The Art of Synchronizing Hogan’s Heroes

Wintertime seems to be the season when I spend a bit more time in front of the TV. I end up watching almost anything that is being shown so I can sit under a warm blanket in front of our fireplace. Most of the TV shows here are either take-offs from some successful American show or it is a synchronized version of a sitcom. Don’t get me wrong, I’m not complaining, if you want to chill then an old sitcom or a copy reality show can do the trick.

I remember watching some dubbed films in America, years ago. They were terrible and weren’t at all synchronized. The film-mouth would be finished moving and the voice would continue or vice versa. That is not the case in German. The Germans have pretty much mastered the synchronizing technique to perfection.

Hogan’s Heroes

Almost every sitcom has been synchronized and at some time has run on Swiss or German TV. One that is running at the moment is: Hogan’s Heroes. It originally ran in the States between 1965 – 1971 so it is old and dated. Here’s a quick synopsis for those of you who don’t know what the show was about. It was about a group of allied prisoners running a special operations in a German POW camp in WWII. The prisoners there were clever and inventive. Admittedly I saw the show as a young child but had absolutely no understanding what it was about. And yes, the World War II theme was so watered down that even a child could watch it without having nightmares. Nothing like the shows being aired these days.

There are some things that I find extremely interesting about the show. The show depicts the Germans as a group of bumbling men. Strange that the Germans would even want to watch something like that.

When I saw the names of the actors on the credits I thought, gee, some of them sounds awfully German. I looked them up in the Internet. The actors who played Germans in the Series actually spoke German as their mother tongue. The main actor (Wilhelm Klink, played by Werner Klemperer) in fact fled Germany as a teenager. For his role he had to get back his German accent that he had lost. I have asked myself how difficult it must have been for him and the others to portray officers in the German army. I read somewhere that Klemperer only agreed to play the role if the Germans would never succeed in the series.

English speaking German

What really amazes me is that in the series, the Americans and English are able to speak perfect German. So perfect, in fact, that they impersonated Germans and fooled the Germans in the show. I’m not saying that that is impossible but I’m sure I couldn’t impersonate a Swiss and get away with it for any amount of time. At some point I will get a case wrong or my sentence structure isn’t 100% correct. But this is a sitcom and I guess anything is possible.

I’m sure in the original version that everything was in English with the appropriate accent (German, French or Russian). After all, their target group was Americans and that way all the English speaking people understood what was being said. The fact remains that the actors who were supposed to be speaking German spoke English and in reality could speak German. Still, for the show to be seen in German speaking countries it had to be translated into German. Nonetheless, that is weird having a German speaker dub a English speaking German back into German. In the end, everyone including the Americans, French and English all speak German.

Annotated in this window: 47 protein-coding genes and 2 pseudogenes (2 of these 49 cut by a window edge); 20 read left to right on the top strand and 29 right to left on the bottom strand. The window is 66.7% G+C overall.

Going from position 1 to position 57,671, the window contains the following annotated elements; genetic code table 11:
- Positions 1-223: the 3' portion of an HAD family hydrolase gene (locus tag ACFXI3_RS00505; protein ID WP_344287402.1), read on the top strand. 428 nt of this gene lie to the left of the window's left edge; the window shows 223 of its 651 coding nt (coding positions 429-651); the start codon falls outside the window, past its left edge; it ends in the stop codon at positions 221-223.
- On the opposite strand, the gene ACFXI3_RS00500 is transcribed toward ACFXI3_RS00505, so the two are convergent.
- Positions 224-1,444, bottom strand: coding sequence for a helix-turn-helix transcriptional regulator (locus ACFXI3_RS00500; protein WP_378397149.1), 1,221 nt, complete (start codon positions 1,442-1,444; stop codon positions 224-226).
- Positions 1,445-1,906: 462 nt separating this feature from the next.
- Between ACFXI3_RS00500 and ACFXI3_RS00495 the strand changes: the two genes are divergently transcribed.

The liberties of Synchronizing

Sometimes the same person will synchronize other people in other sitcoms. After all, it’s a job like other jobs. At the moment the sitcom M*A*S*H* comes on right before Hogan’s Heroes. I’m usually in the kitchen cooking while waiting for Hogan’s Heroes to come on. Once I caught myself looking to see if it had begun and I realized that the voice I heard and thought was Hogan was Hawkeye Pierce!

What I also found out was all the things that can be done or changed while synchronizing a series. These are things that I had no idea were possible, but like I said, Germans have perfected the art of synchronization. To add additional color to the caricatures, the accents of the German actors were carefully selected. Things that the actors say can be slightly changed to make a character more appealing. They gave one English caricature a stutter which he didn’t have in the original series. I believe they did that because they didn’t think the Germans would understand or appreciate English humor.

They also added an additional character, the housekeeper of the camp commander. Imaging writing a character into something that had been filmed years earlier. Of course like Columbo’s wife she is never seen but referred to quite often. It is even insinuated that she and the commander had an ongoing affaire. Other liberties the synchronizers allowed themselves was to change some of the sabotage targets. All the changes they made seem to fit perfectly into the show as if that was the way it was supposed to be. And, all the talking only happens when the actors open their mouths.

A Sitcom is a Sitcom

If you wanted to, you could tear Hogan’s Hereos apart bit for bit. This, that and the other thing were incorrect. The wrong guns, facts that seem to contradict themselves and change. For example, where exactly was Stalag 13?

So be it. I don’t believe that it was meant to be a historically correct presentation of the facts. I just enjoy it for what it is a comfortable way to past the time.

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